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ON THE WATER: Sheepshead, redfish and trout found inshore

By Staff | Jan 5, 2011

While most of the redfish are running small, there are some big ones out there. This one went 26 inches and was mixed in with the little guys. It was caught on a live shrimp in Matlacha Pass while fishing with Captain Bill Russell.

After a cold end to 2010, warmer weather welcomed in the new year… just in time for the reopening of trout season.

As the inshore water temperature dropped below 60 degrees, the best bite during the cold was on sheepsheads and redfish, with the trout bite beginning to heat up with each warming day.

Anglers are reporting lots of redfish being caught throughout Matlacha Pass and Pine Island Sound. While the numbers are good with catches of several dozen a day, common the size has been on the small side — most are “rat” reds averaging from 14 to 17 inches. While these juvenile fish are undersize to invite home for dinner, they still put on a great fight for their size.

In Matlacha Pass, the fish were caught under the mangroves in the washouts of some of the deeper creeks and around the perimeter of oyster bars. In the Sound potholes, deep mangrove shorelines and creek mouths from Blind Pass down to Tarpon Bay on Sanibel held good numbers.

For baits, a live shrimp fished under a popping cork or on bottom with a small split-shot sinker was hard to beat. Shrimp tipped quarter ounce jigs and Gulp shrimp also got their attention.

For larger redfish, those measuring from 20 to 26 inches, the best reports came from anglers fishing the shallower flats in north Matlacha Pass, between Pineland and Panther Key in the upper Sound and near Buck Key behind Captiva. Gold weedless spoons, handpicked shrimp, Gulp Shrimp and cut ladyfish produced bites on both tailing and waking reds after the mid morning sun warmed the shallows.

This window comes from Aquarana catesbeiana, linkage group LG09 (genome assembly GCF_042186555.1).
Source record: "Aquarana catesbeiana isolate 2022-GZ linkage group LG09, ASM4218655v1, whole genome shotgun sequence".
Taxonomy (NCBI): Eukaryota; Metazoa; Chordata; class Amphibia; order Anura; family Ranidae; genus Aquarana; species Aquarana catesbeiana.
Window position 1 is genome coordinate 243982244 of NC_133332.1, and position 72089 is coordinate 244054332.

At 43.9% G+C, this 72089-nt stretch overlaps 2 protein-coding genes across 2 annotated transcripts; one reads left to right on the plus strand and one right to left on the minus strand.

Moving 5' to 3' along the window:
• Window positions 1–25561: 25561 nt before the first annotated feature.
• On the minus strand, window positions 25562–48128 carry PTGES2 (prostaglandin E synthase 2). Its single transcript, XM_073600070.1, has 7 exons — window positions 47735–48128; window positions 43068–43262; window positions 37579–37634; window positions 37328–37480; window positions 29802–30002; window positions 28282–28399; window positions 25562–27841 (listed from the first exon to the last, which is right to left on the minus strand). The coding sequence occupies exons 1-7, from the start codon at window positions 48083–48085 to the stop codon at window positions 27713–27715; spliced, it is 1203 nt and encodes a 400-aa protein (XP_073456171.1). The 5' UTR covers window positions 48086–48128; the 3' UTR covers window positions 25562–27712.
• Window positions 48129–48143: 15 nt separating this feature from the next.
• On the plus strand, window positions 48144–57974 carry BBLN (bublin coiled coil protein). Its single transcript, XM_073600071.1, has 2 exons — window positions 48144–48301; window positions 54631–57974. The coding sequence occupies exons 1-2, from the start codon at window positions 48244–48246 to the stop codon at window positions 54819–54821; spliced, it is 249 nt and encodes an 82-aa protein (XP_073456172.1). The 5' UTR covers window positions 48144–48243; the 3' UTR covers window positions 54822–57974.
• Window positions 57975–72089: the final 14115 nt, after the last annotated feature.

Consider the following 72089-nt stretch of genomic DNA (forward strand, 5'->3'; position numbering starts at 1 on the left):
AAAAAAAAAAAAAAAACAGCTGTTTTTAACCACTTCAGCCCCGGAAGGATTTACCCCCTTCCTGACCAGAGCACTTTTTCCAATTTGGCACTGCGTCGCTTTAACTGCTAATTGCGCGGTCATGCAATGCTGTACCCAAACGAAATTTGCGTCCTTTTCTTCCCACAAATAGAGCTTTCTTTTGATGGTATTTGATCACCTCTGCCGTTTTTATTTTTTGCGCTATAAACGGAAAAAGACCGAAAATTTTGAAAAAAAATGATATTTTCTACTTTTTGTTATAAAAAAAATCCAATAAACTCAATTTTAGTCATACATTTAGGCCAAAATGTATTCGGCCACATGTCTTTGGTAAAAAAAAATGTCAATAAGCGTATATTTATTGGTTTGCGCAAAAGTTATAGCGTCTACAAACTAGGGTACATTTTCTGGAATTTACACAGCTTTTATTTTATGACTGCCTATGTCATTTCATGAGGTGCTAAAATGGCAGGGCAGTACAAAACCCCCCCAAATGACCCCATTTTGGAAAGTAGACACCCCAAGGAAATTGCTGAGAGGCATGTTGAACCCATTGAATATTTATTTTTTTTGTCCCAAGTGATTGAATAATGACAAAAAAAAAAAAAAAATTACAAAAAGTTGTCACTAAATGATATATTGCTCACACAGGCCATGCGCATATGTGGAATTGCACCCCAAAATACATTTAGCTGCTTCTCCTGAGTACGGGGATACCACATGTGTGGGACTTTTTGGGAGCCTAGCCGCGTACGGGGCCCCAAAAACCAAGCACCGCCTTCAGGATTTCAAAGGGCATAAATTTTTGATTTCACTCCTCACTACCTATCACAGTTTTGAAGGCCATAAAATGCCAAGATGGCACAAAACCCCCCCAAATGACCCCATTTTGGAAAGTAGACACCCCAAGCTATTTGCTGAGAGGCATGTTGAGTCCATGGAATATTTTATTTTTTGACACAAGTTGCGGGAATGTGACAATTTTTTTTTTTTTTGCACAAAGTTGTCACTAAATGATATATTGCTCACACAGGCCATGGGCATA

Inshore sheepsheads fishing was red hot immediately following the cold front, then tapered off with many days of very slow tide movement. Large sheepsheads were reported in south Matlacha Pass around deep oyster bars, under docks in St. James City, Tarpon Bay and Roosevelt Channel. Then on the slower tide days, better action was found over structure near Redfish, Captiva and Boca Grande Passes.

Fresh shrimp cut in half and threaded on a small sharp j-hook with a small sliding egg sinker and a couple feet of 20 to 30 pound fluorocarbon leader is one of the most popular sheepsheads rigs. The bite should pick back up considerably with stronger tides.

Trout are beginning to move from the deeper protected water where they found shelter from the cold and move back out into open water, this should continue until our next big cool down. Fish up to 18 inches were caught on DOA shrimp in a natural color with a rattle in three to five feet of water in north Matlacha Pass, the best bite was during the warmest part of day in mid-afternoon.

In Pine Island Sound, trout were caught in potholes averaging about five feet in depth, from the power lines to Galt Island on the eastern side and on the Sound side of captive near Foster’s Point.

On the lower tides, anglers found the best action while casting live shrimp suspended under a popping cork, DOA CAL jigs in a shiner pattern and shrimp on a jig head. Several flounder were also caught from the potholes.

Barring another dose of extreme cold (at least for Southwest Florida standards), we should have good fishing for sea trout and some of the largest sheepsheads of the year. If you have the opportunity, pick the days with the strongest tide movement, sleep in and let the sun warm things up and then hit the water by late morning for your best chance at good action. With a little luck, you should have a bucket of fish for dinner by mid-afternoon. Good luck!

If you have a fishing story or for charter information, please contact us at 239-283-7960 or www.fishpineisland.com. Have a safe week and good fishin’.